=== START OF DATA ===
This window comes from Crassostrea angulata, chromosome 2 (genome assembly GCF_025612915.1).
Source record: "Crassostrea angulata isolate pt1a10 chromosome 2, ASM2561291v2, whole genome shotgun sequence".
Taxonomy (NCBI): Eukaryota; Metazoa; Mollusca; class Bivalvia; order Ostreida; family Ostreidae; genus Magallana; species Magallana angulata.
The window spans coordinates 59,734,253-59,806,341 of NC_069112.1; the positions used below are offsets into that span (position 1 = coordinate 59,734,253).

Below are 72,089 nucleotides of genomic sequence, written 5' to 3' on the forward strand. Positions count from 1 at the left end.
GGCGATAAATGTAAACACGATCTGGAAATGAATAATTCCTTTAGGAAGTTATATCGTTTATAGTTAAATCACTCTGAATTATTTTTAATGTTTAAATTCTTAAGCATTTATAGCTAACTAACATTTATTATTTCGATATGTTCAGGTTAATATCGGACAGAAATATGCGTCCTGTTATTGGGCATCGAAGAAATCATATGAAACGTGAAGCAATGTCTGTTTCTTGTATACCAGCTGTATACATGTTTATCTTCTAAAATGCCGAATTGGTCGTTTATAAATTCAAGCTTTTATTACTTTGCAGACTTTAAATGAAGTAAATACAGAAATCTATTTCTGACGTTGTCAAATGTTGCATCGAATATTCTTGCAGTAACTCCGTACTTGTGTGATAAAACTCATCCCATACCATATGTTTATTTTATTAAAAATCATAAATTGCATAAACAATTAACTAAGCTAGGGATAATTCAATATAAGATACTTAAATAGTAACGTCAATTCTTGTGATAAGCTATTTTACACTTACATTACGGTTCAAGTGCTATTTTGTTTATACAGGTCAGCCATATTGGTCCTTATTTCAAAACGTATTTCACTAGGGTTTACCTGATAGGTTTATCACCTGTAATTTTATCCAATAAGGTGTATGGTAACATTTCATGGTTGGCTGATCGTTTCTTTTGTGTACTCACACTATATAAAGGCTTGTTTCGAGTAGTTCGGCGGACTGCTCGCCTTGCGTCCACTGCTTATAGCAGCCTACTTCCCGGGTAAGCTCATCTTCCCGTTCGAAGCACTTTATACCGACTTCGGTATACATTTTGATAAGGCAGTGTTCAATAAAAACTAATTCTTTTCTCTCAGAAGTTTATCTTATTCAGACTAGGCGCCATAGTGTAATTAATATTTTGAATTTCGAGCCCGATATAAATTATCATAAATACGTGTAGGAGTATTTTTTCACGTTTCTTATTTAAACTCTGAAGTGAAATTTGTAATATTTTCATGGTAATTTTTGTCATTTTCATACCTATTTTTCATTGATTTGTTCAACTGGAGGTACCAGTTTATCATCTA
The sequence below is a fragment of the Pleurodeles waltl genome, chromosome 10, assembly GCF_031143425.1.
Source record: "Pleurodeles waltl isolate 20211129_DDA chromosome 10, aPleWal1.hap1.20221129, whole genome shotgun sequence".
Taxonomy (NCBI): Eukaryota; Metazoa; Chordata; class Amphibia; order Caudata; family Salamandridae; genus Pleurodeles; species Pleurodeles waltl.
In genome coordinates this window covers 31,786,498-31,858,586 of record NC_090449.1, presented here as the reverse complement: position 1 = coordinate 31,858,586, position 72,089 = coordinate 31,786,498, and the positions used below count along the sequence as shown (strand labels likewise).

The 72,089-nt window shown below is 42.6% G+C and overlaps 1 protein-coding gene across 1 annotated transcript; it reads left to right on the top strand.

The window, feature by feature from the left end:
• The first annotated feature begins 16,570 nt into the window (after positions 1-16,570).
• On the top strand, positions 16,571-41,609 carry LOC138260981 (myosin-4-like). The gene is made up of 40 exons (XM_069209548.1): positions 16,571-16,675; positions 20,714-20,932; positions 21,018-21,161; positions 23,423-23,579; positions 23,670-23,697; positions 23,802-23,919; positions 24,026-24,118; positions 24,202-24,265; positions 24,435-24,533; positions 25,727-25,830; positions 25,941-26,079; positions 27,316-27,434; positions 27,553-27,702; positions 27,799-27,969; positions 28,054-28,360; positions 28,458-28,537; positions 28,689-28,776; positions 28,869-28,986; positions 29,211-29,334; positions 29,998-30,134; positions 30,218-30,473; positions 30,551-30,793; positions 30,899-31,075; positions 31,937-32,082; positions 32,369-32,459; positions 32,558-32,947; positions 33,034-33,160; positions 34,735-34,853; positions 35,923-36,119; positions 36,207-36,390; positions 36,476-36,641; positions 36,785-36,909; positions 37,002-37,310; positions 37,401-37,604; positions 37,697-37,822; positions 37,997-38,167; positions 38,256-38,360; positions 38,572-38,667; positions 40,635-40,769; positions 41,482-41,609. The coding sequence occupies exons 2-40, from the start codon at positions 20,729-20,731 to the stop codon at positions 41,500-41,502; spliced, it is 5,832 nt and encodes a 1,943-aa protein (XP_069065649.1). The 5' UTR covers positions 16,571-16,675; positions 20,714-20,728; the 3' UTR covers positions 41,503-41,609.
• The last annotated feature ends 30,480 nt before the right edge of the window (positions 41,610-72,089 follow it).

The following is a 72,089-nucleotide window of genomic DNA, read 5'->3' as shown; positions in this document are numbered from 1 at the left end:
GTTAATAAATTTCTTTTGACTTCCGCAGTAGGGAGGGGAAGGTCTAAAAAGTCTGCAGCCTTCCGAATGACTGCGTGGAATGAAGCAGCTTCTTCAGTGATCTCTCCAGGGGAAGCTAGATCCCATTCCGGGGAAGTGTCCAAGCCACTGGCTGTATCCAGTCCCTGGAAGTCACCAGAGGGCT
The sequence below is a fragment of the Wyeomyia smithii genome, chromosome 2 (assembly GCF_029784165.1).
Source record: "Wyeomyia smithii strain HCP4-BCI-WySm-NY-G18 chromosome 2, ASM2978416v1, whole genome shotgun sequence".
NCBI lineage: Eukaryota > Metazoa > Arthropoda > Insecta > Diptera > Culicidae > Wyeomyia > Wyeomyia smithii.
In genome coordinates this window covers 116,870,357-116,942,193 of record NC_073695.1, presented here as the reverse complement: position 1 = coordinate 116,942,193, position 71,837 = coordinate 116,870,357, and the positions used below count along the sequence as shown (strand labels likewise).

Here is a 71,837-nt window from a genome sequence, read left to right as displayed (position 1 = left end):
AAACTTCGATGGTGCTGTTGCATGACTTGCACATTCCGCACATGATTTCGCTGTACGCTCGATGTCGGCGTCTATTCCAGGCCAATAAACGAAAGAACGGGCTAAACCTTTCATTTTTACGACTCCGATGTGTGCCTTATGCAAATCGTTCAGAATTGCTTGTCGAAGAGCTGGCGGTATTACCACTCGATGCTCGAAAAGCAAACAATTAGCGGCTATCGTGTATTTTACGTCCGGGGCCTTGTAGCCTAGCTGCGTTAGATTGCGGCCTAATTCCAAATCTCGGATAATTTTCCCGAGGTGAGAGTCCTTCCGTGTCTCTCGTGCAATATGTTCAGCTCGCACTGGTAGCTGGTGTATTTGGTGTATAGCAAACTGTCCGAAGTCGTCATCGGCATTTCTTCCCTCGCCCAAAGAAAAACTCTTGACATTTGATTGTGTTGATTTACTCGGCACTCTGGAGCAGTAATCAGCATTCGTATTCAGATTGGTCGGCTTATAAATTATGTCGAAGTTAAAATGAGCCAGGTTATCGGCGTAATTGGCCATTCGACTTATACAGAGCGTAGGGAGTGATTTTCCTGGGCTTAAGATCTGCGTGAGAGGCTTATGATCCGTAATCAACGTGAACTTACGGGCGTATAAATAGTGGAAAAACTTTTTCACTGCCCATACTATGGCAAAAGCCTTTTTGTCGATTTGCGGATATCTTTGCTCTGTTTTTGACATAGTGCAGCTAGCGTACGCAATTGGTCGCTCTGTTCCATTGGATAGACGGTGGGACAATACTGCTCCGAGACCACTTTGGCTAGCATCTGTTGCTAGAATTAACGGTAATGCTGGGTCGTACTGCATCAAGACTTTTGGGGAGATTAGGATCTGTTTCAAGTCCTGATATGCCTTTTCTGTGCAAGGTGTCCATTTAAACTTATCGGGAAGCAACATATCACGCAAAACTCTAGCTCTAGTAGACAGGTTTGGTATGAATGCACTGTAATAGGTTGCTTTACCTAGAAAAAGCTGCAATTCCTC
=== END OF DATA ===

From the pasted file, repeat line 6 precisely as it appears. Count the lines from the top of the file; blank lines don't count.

GGCGATAAATGTAAACACGATCTGGAAATGAATAATTCCTTTAGGAAGTTATATCGTTTATAGTTAAATCACTCTGAATTATTTTTAATGTTTAAATTCTTAAGCATTTATAGCTAACTAACATTTATTATTTCGATATGTTCAGGTTAATATCGGACAGAAATATGCGTCCTGTTATTGGGCATCGAAGAAATCATATGAAACGTGAAGCAATGTCTGTTTCTTGTATACCAGCTGTATACATGTTTATCTTCTAAAATGCCGAATTGGTCGTTTATAAATTCAAGCTTTTATTACTTTGCAGACTTTAAATGAAGTAAATACAGAAATCTATTTCTGACGTTGTCAAATGTTGCATCGAATATTCTTGCAGTAACTCCGTACTTGTGTGATAAAACTCATCCCATACCATATGTTTATTTTATTAAAAATCATAAATTGCATAAACAATTAACTAAGCTAGGGATAATTCAATATAAGATACTTAAATAGTAACGTCAATTCTTGTGATAAGCTATTTTACACTTACATTACGGTTCAAGTGCTATTTTGTTTATACAGGTCAGCCATATTGGTCCTTATTTCAAAACGTATTTCACTAGGGTTTACCTGATAGGTTTATCACCTGTAATTTTATCCAATAAGGTGTATGGTAACATTTCATGGTTGGCTGATCGTTTCTTTTGTGTACTCACACTATATAAAGGCTTGTTTCGAGTAGTTCGGCGGACTGCTCGCCTTGCGTCCACTGCTTATAGCAGCCTACTTCCCGGGTAAGCTCATCTTCCCGTTCGAAGCACTTTATACCGACTTCGGTATACATTTTGATAAGGCAGTGTTCAATAAAAACTAATTCTTTTCTCTCAGAAGTTTATCTTATTCAGACTAGGCGCCATAGTGTAATTAATATTTTGAATTTCGAGCCCGATATAAATTATCATAAATACGTGTAGGAGTATTTTTTCACGTTTCTTATTTAAACTCTGAAGTGAAATTTGTAATATTTTCATGGTAATTTTTGTCATTTTCATACCTATTTTTCATTGATTTGTTCAACTGGAGGTACCAGTTTATCATCTA